Thursday, December 31, 2015

Programmers and Obsessive-Compulsive Disorder: a hint for beginners



I think we, programmers, all have felt, one way or another, that compulsion to put things in a certain order.

Identation is an example. In the last 30 years programming, I've met just a few programmers who couldn't care less about identation. None of them is still a programmer by now. It seems this feeling about organizing program's lines is essential when it comes to be a good programmer or not.

It is kind of a positive Obsessive-Compulsive Disorder. And I say positive because keeping things organized helps a lot in programming.

Have you ever felt unconfortable when you add a column to a table using a migration and then you have things like

  create_table "courses", force: :cascade do |t|
    t.integer  "user_id",           limit: 4
    t.string   "title",             limit: 100,   null: false
    t.datetime "created_at",                      null: false
    t.datetime "updated_at",                      null: false
    t.binary   "short_description", limit: 1024
    t.binary   "long_description",  limit: 65535 
  end

Here you clearly see that columns short_description and long_description are out of order. And, worst of all, they are going to be out of order in your table. I mean out of order because I assume all columns should come before created_at and updated_at. This is so natural to me that I can't even explain why is that so. But it is! Maybe it is really Obsessive-Compulsive Disorder.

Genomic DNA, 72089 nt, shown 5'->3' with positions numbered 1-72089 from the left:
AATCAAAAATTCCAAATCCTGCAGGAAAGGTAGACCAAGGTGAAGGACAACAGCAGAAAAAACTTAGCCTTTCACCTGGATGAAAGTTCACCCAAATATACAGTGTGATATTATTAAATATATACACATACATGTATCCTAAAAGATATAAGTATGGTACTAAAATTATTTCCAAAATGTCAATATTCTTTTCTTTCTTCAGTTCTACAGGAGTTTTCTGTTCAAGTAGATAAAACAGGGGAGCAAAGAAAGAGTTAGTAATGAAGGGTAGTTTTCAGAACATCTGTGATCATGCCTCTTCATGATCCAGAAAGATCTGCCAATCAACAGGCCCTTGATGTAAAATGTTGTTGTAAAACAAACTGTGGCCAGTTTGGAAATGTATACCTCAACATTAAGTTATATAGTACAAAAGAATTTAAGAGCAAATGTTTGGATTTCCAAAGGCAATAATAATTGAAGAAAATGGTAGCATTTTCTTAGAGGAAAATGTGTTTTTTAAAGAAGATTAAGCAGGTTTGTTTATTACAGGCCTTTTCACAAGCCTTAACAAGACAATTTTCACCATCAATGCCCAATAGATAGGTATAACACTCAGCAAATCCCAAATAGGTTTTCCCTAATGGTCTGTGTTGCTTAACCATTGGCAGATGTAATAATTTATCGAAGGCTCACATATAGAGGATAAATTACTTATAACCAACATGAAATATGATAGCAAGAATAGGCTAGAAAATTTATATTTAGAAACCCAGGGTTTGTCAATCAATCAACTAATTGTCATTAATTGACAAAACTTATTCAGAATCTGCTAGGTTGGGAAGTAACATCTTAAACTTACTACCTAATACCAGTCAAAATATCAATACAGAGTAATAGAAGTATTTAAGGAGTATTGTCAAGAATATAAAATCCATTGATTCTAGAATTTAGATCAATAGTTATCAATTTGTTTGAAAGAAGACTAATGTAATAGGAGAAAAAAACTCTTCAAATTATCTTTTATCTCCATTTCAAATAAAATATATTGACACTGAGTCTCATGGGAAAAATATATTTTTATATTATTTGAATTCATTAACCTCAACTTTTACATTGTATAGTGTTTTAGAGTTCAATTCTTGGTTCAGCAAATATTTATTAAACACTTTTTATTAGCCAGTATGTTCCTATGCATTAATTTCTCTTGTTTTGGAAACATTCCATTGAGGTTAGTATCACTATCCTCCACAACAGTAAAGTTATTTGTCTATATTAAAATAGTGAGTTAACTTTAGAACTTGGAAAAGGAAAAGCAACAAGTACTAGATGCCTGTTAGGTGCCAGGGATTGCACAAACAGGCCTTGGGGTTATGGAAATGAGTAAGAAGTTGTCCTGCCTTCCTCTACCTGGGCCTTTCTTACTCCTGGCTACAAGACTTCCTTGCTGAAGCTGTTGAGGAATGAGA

The good news for beginners is: you can safely edit your db/schema.rb to fix this!

In spite of what Rails writes in this file by default, you can safely edit db/schema.rb, as long as you do nothing more than changing the order of some lines inside a create_table.

In the case above one may edit db/schema.rb and write


  create_table "courses", force: :cascade do |t|
    t.integer  "user_id",           limit: 4
    t.string   "title",             limit: 100,   null: false
    t.binary   "short_description", limit: 1024
    t.binary   "long_description",  limit: 65535 
    t.datetime "created_at",                      null: false
    t.datetime "updated_at",                      null: false
  end

Then, the point here is:

  1. Generate all your migrations
  2. Run rake db:create:all
  3. Run rake db:migrate
  4. Edit db/schema.rb and place all columns in the correct order
  5. Run rake db:drop:all && rake db:create:all && rake db:schema:load
And voilĂ ! There you have all your columns, in all your tables, in the correct order, no matter how you created them.